BWW Review: Let THE REVOLUTIONISTS Spin You Right Round at Everyman Theatre
Are you ready for a change from shows you've already seen? Are you interested in theatre that ignores, breaks or demolishes the fourth wall? Do you like bright colors and fancy wigs? Do yourself a favor and see THE REVOLUTIONISTS at Everyman Theatre. It's in downtown Baltimore, on Fayette Street, geographically just a jump away from other theatres you may know, although radically different in form, focus and function. So close... and yet so far.
Take a spin with four ladies to France at the time of the Revolution, and hang on tight. The show exercises your memory, your observational skills and your hearing. Though the seats at Everyman are plenty comfortable, no one invites you to "sit back, relax, and enjoy the show." THE REVOLUTIONISTS is a 'gasp aloud and perch attentively on the edge of your seat' play. Relaxing is not the point, or an option.
Everyman is in the heart of downtown, but easily accessed from MLK via Baltimore to Park to Fayette. The most convenient parking is in the lot across the street; however, be advised that it doesn't accept cash, only credit cards. The theatre is one of Baltimore's lovely examples of old on the outside and shiny on the inside. The Vinny bar offers soft drinks and adult beverages, as well as snacks, including show-themed specialty cocktails both at pre-show and intermission. It's a very hip place. Restrooms, chic with rectangles and squares, are located on the lower level, easily accessible via the obvious staircase. In a crowded lobby, the elevator is a little harder to spot, but it's available. While you're downstairs, you might as well hang your coat on one of the racks stationed there as a guest courtesy.
Playwright Lauren Gunderson, who marches boldly where political correctness fears to tread, delivers a stylized rendition of female revolutionaries, one famous, two obscure, one invented, reminding us that history is not only written by the victors, it's written by men.
Director Casey Stangl presents a snappy, suspenseful, tense drama that is curiously chock-full of comedy. Everyman's resident artists are gifted in their range and variety. I have enjoyed these performers before, but can't immediately place them. Emily Kester's firey anger as Charlotte Corday is a sharp contrast to the role she played in Noises Off, while Megan Anderson, who was delightfully dotty in the same show beguiles and offends us as Olympe de Gouges, and becomes very nearly unsympathetic in Act II. I adore Dawn Ursula's warm but edgy Marianne Angelle, and am impressed by her deft, seamless recovery of an accessory gone astray moments after her entrance. The relationship between Marianne and Olympe is familiar, full of the sort of warm sharing and wrenching frustration that anyone who's had a best friend will recognize. In her role as Marie Antoinette, Beth Hylton, who appears to be having a marvelous time with this part, is both charming and annoying, and demonstrates precisely why food ought never to be permitted inside a theater.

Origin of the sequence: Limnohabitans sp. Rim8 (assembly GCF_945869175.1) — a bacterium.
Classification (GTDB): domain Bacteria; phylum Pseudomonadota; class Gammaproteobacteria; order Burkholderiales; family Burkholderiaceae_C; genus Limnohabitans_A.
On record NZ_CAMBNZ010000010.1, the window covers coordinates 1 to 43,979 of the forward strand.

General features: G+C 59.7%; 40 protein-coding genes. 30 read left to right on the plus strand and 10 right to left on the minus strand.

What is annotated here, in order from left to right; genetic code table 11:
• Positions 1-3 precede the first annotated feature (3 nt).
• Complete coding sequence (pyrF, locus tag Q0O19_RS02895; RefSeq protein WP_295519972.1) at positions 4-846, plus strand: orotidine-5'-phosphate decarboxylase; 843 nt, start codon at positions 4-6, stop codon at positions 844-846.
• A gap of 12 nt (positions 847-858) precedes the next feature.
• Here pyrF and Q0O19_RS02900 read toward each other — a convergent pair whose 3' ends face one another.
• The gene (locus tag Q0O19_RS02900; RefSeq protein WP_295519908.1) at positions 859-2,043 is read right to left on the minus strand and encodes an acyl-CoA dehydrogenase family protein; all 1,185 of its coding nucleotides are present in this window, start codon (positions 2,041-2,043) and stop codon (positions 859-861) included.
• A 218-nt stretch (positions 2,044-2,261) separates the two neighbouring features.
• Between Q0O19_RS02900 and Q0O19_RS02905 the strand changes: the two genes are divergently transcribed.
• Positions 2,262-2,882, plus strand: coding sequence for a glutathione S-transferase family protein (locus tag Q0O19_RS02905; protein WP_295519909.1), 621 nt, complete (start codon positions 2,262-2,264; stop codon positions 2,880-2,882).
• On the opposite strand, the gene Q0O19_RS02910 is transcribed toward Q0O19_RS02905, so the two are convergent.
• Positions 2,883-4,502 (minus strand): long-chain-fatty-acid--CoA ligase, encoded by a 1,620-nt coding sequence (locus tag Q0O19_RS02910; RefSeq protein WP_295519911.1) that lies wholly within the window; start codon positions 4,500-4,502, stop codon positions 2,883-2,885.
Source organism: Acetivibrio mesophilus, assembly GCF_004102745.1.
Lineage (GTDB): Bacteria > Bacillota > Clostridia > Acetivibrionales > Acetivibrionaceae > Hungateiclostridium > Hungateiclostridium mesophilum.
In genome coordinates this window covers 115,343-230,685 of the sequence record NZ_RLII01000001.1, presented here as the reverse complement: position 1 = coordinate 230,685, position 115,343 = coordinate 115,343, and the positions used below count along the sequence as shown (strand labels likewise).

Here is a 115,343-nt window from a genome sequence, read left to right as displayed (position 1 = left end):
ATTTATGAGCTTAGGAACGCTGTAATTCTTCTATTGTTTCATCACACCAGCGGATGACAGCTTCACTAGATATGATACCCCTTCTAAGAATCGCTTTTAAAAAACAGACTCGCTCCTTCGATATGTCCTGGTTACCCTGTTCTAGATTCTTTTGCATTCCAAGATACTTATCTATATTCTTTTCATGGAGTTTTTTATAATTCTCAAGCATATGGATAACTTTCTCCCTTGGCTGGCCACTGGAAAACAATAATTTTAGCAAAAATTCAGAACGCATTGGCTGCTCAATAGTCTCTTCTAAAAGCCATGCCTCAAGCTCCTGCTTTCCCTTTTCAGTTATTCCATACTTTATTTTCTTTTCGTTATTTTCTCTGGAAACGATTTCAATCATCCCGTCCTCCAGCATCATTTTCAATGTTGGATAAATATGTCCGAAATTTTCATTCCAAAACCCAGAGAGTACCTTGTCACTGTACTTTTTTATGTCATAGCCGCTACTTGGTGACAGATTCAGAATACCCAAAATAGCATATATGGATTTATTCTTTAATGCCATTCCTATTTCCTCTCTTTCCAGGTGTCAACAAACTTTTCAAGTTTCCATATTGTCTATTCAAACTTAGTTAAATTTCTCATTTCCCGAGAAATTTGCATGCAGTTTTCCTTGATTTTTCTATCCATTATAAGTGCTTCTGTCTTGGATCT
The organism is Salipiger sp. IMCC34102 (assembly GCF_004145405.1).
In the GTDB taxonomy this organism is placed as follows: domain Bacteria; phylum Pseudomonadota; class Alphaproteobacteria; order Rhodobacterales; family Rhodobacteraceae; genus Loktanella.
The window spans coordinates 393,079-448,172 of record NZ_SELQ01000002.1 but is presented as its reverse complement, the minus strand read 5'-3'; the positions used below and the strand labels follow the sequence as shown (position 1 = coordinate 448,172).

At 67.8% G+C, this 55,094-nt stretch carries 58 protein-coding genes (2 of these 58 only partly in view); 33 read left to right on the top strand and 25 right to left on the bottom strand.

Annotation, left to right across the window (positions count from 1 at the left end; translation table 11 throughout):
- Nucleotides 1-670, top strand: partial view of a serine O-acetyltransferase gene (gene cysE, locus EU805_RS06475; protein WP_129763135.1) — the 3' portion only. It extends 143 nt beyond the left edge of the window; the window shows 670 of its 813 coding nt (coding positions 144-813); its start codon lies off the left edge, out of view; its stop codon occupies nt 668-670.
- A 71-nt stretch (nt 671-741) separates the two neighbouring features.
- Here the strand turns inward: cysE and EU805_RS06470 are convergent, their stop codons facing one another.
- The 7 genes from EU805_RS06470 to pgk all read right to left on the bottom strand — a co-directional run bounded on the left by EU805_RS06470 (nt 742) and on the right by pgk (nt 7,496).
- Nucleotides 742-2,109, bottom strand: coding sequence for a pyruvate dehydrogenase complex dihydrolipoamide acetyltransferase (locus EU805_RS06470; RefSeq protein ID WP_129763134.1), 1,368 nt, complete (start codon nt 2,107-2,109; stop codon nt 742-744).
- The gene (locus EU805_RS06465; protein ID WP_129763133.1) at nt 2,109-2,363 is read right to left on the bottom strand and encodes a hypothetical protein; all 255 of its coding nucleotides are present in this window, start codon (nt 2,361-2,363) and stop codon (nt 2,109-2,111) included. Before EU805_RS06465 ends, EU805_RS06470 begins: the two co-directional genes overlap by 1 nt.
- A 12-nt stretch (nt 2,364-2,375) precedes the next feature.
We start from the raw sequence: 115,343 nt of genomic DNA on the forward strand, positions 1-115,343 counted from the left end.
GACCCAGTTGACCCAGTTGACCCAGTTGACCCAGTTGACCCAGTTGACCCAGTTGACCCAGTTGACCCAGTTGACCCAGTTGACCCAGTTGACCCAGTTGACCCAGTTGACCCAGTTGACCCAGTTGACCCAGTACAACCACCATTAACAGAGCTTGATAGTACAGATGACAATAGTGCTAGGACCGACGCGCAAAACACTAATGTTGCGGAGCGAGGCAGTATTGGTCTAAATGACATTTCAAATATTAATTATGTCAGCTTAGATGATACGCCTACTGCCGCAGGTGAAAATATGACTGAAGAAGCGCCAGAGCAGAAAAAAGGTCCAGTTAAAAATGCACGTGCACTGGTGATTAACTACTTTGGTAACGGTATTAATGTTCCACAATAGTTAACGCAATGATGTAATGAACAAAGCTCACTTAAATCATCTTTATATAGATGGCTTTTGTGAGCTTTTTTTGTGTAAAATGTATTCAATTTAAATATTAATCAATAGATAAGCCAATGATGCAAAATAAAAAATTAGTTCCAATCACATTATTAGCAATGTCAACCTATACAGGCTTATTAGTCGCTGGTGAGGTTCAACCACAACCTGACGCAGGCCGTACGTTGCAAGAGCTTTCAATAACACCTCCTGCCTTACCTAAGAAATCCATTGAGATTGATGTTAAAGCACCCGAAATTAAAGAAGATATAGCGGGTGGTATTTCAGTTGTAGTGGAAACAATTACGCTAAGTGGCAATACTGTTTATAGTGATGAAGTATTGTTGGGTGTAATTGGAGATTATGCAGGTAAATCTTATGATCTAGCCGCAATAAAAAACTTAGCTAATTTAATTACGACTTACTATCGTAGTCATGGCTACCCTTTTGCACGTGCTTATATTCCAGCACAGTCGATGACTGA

The high-end production values at Everyman continue to amaze and delight me. Daniel Ettinger's set design is clever and versatile, allowing for swift, quiet scenic transitions. C. Andrew Mayer's sound design and execution is top notch: some very realistic effects back up a less-realistic projection of a sharply central device. The lighting, designed by Elizabeth Harper, is understated, moody and illuminatory, with punctuative moments of brilliance. I'd be more specific, but I hate spoilers.
David Burdick's unconventional costuming is eye-catchingly evocative, appropriate to each character, and only partially period-accurate, while also giving a nod to a fictional American woman associated with decadence, strength and bravery. Props master Jillian Mathews provides each character with certain key items that have both touchstone and anchoring overtones. The sparkling bluebird bag just slays me. And the hair! Character wigs, designed by Anne Nesmith, almost take on a life of their own, and are just perfect.
THE REVOLUTIONISTS is disarmingly self-aware, and one of the tightest, most meticulously constructed playscripts I've seen. It's also disquieting, funny, frightening and desperately sad. In short, it's everything that art ought to be. Whatever the opposite of fluffy and insubstantial is, it's that. Parts of it are not comfortable; all of it is necessary.
THE REVOLUTIONISTS plays through January 6th. See it on Fridays and Saturdays at 8 pm, Saturdays and Sundays at 2 pm, Tuesdays, Wednesdays and Thursdays at 7:30 pm, with a special 1 pm matinee on Friday December 20th and a 2 pm show on Friday December 22nd and Friday December 30th. There is no evening performance on Sunday December 31st, and no show is scheduled for Tuesday January 2nd.
For additional shows Everyman offers for this production year, visit: http://everymantheatre.org/plays-events
Online Box Office is always open. For additional information, contact the Box Office at 410-752-2208 or email@example.com
315 West Fayette Street
Baltimore, Maryland 21201
Everyman Box Office
Non-Performance Hours: Mondays-Fridays 12pm-5pm
Performance Hours: Mondays: Closed; Tuesdays-Sundays: 12pm-show start
*During the hour before a performance, the Box Office will offer service only for that day's performance.
Photo credit: ClintonBPhotography